What is more surprising is that greens do not always appreciate the importance of electrification to both the decarbonisation and democratisation of energy.
It’s time they did.
(c ) Richard W. Erskine, 22nd July 2020
NOTE 1 – EV efficiency compared to Internal Combustion Engine (ICE)
EVs are about 90% efficient (so for every 1kWh of energy in its battery, an EV will use 0.9 kWh to do work), whereas the Internal Combustion Engine (ICE) is typically around 30% efficient (so for every 1kWh of potential energy in the fuel, only 0.3kWh will do any work). That is a relative efficiency of 3 to 1 (in both cases excluding the energy losses between the engine and moving wheel).
Another way to calculate it is to take a figure of 60 mpg figure for a petrol car, and using a figure of about 30 kWh per gallon, that equates to approximately 2 miles per kWh of primary energy for a petrol car. Whereas, this source indicated 41 kWh battery capacity for a Cleo with a range of 250 miles, this is (250/40) approximately 6 miles per kWh. So, again, a relative efficiency of 3 to 1 in switching to a similar sized EV car.
NOTE 2 – Unravelling hydrogen hype
David Mackay said in Sustainable Energy – without the hot air p. 129:
Hydrogen is not a miraculous source of energy; it’s just an energy carrier, like a rechargeable battery. And it is a rather inefficient energy carrier, with a whole bunch of practical defects.
A hydrogen cell car is about 40% efficient in its end-use of energy, whereas an EV is 90% efficient. If it is ‘green hydrogen’ created from a wind turbine through electrolysis, the overall efficiency for the hydrogen cell car is roughly 50% * 40% = 20%. Whereas for the EV it is 90% efficient (in both cases ignoring relatively minor network losses – for gas or electricity – and in both cases excluding the energy losses between the engine and moving wheel).
20% versus 90% is not a great look for hydrogen cell cars, and would mean (9/2 =) 4.5 times as many wind turbines to support the same level of green mileage by UK drivers.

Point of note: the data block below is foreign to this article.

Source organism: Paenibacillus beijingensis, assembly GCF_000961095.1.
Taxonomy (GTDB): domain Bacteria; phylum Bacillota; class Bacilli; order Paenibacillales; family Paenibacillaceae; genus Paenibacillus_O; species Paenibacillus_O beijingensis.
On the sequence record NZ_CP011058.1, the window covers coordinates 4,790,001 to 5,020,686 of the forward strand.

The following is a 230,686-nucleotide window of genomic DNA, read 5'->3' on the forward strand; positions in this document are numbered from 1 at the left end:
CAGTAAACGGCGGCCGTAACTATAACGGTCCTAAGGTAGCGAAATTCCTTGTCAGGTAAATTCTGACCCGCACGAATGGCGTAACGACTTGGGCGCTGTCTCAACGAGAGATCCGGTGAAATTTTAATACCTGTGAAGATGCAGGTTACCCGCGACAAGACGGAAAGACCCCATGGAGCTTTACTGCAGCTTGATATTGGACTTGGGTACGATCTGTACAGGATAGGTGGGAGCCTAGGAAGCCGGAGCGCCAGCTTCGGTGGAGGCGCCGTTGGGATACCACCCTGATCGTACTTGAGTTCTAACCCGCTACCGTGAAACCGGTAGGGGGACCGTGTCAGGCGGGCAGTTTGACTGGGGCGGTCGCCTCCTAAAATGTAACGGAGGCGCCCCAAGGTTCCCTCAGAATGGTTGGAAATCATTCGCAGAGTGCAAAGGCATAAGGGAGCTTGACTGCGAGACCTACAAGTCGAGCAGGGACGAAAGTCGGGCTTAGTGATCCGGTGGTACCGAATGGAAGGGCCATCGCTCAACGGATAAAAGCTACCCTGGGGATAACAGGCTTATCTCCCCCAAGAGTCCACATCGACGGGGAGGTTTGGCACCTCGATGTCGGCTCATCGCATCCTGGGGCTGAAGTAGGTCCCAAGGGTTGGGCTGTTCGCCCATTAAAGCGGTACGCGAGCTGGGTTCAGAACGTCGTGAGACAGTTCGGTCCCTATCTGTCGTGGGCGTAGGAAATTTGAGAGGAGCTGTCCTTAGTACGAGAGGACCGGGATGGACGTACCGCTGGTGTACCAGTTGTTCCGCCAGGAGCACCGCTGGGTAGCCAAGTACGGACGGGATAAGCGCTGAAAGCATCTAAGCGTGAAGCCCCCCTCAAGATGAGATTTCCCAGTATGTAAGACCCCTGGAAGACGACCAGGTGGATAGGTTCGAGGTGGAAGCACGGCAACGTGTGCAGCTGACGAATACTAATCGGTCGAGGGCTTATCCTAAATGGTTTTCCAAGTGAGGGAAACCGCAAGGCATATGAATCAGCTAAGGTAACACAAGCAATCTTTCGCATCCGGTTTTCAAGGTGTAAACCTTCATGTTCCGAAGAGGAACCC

And if hydrogen is a poor choice for cars, then providing ‘low temperature’ heat for homes is a little crazy in my view. Whatever hydrogen we do produce needs to be reserved for high temperature industrial applications.
In Getting off gas: future risks for energy poor households (15th July 2020) Louise Sunderland wrote
But fossil gas is not the fuel of 2050. Hydrogen appears to be waiting in the wings to replace fossil gas in the grid. However, hydrogen is unlikely to be available in large quantities across Europe for home heating, as the available hydrogen goes first to those uses that rely on high temperature heat – which hydrogen can produce but electricity cannot. In the various 2030 and 2050 European decarbonisation scenarios, hydrogen for use in buildings is almost absent in 2030 and provides a small share of energy consumption in only some 2050 scenarios.
Importantly, projections show hydrogen will likely be significantly more expensive than a heat pump for home heating, and adapting to hydrogen will require upgrades of both the grid and home heating systems.
The availability and cost of hydrogen for domestic heat are at best uncertain. If low-income households are disproportionately reliant on gas, they will pay higher costs for infrastructure and be open to the uncertainty and price shocks of replacement fuels.
An important question is: where would the energy come from to manufacture the hydrogen? Fossil fuel companies would love that we continue to source it from methane (currently 95% of hydrogen is produced this way), but a by-product is carbon dioxide, and then you have to believe it can be successfully buried using ‘carbon capture and storage’ (CCS). Yet CCS is unproven at the scale needed, and the timescales require urgent action. So the full supply chain for hydrogen today is far from green. And then there is the cost of storing this gas, and the infrastructure.
A study done for the Climate Change Committee in Analysis on abating direct emissions from ‘hard-to-decarbonise’ homes (Element Energy & UCL) , July 2020 looked at different scenarios. Interestingly it seems that for those scnearios involving hydrogen, the (probably prohibitive) costs of CCS and the storage off hydrogen are not included in their comparative cost analysis (because of their uncertainties). Whereas the oft stated hurdles for using widespread adoption of heat pumps such as developing the supply chain and raising the skills (relatively trivial things to fix) are highlighted ad nauseum.